Balanced Approach to Vaccine Safety, Efficacy

by Micah Mensing

You want a cattle vaccine that’s both safe and effective, but sometimes you have to choose which of those ideals gets the upper hand.

That’s according to Paul Walz, the Auburn University veterinarian who spoke at the Feeding Quality Forum late this summer in Sioux City, Iowa.

Vaccination programs must be true to the label protocols, yet individualized for each farm or ranch and the level of risk they can accept.

Using killed or modified-live viruses is not so much about vaccine merit as the level of risk, Walz said, noting Kansas State University has one of the best online risk assessment tools.

For most operations, BVD (bovine viral diarrhea) is a major risk. How do you expose your herd to that?

“Purchase a pregnant replacement female,” Walz said. “More times than not, she will test negative but could be carrying a persistently infected fetus.” At calving, she will shed the virus and contaminate your entire herd.

Prevention is often noted as the key, “but do we rely too much on our vaccines?” he asked. “Following any protocol does not mean our cattle are protected from disease.” Vaccination is only one part of a control program that includes isolation and sanitation.

With vaccination, the goal is immunization in that the immune system recognizes what you have injected and develops the cells to mount a response.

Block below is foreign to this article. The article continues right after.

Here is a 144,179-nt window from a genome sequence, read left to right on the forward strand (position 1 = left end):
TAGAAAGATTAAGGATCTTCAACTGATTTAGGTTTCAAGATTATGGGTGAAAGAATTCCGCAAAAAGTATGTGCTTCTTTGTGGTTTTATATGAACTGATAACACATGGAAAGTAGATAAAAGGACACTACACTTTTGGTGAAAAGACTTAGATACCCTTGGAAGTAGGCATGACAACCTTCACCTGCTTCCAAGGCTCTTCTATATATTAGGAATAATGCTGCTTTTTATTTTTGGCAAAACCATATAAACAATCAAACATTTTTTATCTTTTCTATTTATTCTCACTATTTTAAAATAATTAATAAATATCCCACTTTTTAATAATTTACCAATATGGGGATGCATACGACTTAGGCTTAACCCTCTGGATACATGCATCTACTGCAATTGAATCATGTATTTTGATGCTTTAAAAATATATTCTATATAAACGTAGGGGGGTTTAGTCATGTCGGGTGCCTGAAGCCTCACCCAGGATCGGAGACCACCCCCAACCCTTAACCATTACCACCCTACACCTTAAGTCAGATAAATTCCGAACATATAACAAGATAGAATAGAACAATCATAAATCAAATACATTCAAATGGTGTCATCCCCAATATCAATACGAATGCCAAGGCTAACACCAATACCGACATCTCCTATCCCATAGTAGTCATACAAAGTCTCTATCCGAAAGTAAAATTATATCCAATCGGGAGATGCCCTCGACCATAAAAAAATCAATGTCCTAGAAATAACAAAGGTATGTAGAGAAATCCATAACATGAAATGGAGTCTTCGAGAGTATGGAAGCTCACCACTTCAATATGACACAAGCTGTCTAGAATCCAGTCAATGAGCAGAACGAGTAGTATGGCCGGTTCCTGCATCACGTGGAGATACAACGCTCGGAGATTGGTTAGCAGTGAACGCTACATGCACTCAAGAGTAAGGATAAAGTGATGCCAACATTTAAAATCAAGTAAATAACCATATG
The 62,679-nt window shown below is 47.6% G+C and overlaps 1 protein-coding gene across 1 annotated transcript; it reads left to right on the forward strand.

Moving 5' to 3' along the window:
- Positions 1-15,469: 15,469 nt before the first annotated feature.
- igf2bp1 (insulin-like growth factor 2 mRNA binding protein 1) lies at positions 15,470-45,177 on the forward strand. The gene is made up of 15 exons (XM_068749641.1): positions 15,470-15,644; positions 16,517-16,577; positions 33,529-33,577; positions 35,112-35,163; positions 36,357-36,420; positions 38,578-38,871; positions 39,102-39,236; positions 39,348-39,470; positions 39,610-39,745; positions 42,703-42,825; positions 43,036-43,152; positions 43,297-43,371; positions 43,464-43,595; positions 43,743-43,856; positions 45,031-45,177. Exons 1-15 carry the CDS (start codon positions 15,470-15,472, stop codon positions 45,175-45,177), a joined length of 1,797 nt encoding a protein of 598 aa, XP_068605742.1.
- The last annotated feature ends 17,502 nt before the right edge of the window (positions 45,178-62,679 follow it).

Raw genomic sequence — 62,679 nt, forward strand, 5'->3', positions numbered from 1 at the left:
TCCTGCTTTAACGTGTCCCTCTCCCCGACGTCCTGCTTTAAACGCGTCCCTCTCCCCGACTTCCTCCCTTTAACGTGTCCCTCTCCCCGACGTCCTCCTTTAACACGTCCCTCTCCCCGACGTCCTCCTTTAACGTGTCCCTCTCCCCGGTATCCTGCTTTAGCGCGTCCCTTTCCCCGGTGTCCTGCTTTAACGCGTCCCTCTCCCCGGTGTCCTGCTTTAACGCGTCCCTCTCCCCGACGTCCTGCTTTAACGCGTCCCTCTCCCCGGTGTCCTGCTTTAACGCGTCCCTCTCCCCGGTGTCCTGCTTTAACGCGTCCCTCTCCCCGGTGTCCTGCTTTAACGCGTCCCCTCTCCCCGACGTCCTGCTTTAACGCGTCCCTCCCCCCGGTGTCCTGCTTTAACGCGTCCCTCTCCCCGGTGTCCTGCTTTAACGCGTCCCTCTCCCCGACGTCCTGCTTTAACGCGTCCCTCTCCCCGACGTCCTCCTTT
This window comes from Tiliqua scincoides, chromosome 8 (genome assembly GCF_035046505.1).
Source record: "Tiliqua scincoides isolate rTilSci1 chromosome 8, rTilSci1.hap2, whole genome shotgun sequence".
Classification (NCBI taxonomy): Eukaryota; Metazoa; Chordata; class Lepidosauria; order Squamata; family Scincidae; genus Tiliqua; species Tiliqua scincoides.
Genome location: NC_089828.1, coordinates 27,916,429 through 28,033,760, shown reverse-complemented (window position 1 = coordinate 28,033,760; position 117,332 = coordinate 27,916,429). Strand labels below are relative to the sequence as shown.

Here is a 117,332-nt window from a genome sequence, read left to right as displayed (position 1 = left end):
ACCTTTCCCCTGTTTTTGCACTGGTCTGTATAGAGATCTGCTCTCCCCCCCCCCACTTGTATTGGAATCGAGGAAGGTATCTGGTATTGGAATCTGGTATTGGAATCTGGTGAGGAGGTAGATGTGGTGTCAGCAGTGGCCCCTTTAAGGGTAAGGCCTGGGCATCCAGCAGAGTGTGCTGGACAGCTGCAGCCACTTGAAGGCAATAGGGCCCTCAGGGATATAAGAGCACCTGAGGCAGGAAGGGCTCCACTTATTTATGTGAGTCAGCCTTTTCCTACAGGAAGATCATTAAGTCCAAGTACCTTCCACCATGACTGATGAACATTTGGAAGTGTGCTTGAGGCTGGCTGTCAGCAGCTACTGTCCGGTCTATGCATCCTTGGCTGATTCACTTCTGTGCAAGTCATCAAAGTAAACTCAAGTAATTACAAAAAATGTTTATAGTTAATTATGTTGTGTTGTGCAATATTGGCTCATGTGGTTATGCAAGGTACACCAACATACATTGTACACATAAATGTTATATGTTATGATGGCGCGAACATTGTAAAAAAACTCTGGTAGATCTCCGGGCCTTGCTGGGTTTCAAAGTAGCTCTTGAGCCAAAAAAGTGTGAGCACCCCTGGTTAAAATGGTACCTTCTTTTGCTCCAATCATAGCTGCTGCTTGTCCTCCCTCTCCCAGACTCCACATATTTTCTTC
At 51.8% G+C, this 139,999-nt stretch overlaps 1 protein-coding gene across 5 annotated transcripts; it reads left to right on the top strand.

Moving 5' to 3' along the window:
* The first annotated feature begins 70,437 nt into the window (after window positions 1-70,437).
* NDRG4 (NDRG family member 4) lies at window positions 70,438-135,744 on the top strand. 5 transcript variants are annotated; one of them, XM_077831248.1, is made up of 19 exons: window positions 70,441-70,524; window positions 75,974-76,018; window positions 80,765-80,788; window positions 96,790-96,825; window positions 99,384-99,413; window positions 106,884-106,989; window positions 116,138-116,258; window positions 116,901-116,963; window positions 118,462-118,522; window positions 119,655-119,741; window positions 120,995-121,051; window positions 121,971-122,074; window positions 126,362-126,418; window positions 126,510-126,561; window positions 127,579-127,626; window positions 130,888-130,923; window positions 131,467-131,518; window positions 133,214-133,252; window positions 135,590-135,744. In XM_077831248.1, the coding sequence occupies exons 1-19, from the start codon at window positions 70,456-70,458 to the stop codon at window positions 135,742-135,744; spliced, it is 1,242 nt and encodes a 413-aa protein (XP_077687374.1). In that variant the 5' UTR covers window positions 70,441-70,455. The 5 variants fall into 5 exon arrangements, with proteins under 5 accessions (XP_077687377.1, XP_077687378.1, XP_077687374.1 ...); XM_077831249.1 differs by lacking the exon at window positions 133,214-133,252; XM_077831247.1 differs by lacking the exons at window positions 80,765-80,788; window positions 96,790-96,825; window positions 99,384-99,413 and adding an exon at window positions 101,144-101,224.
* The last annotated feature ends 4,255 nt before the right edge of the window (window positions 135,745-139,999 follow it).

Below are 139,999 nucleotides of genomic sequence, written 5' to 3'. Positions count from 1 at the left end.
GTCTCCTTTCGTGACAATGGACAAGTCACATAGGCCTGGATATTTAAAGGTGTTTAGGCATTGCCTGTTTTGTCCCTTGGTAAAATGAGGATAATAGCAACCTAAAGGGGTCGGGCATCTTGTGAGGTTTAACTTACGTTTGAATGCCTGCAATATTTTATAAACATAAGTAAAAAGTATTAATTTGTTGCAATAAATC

Modified-live vaccines are not 100% safe, and killed vaccines are not 100% efficacious, Walz said. That’s why he said it’s about risk level.

“If you are one purchasing animals from off farm and worried about bringing BVD or IBR (infectious bovine rhinotracheitis) onto your farm, you’ll want to use a vaccine that is highly efficacious,” he said.

“If you are practicing high levels of bio-security, testing everything that comes onto your farm, you may want to stay on the opposite side of the fulcrum,” Walz said. “This may not provide the same level of efficacy but it’s guaranteed not to create any problems.”

He said the IBR virus creates most of the abortion and infertility problems in beef cow herds.

Using a modified-live prior to heifer breeding can mean problems if they’ve never been exposed or vaccinated before.

“What we do know is that using a revaccination when the pre-breeding shot is a modified-live and was given at branding age, weaning age or even post-weaning, we know we will have enough immunity generated when we come back with the second booster. Is this 100% safe? No,” Walz said.

Still, he assured cattlemen that revaccinating with a modified-live vaccine in a breeding program “minimizes the risk of infertility.”

One take-home on safety? It is risky to breed replacement or purchased heifers that were not previously immunized. Labels say that’s 30 days prior to breeding, but Walz said 45 days is even better because it covers two estrous cycles.

The take-homes on efficacy? Using modified-live vaccines can reduce the risk of fetal infection 10-fold, while an acclimated or killed vaccine may reduce that risk by 5-fold. “Killed vaccines are effective, but they are only half as effective at reducing the risk as modified-lives,” Walz said.

What should you never do?

“The worst is to use killed doses, especially just one dose, and then not use an annual revaccination program in the cow,” the Auburn veterinary professor said.

Balancing efficacy and safety takes careful consideration. Walz suggested weighing the risks and rewards with your veterinarian to formulate health management plans to fit your operation.

The forum was presented by the Certified Angus Beef ® (CAB®) brand, with cosponsors Where Food Comes From, Roto-Mix, Feedlot Magazine, Tyson Foods, Intellibond, Zoetis and Diamond V.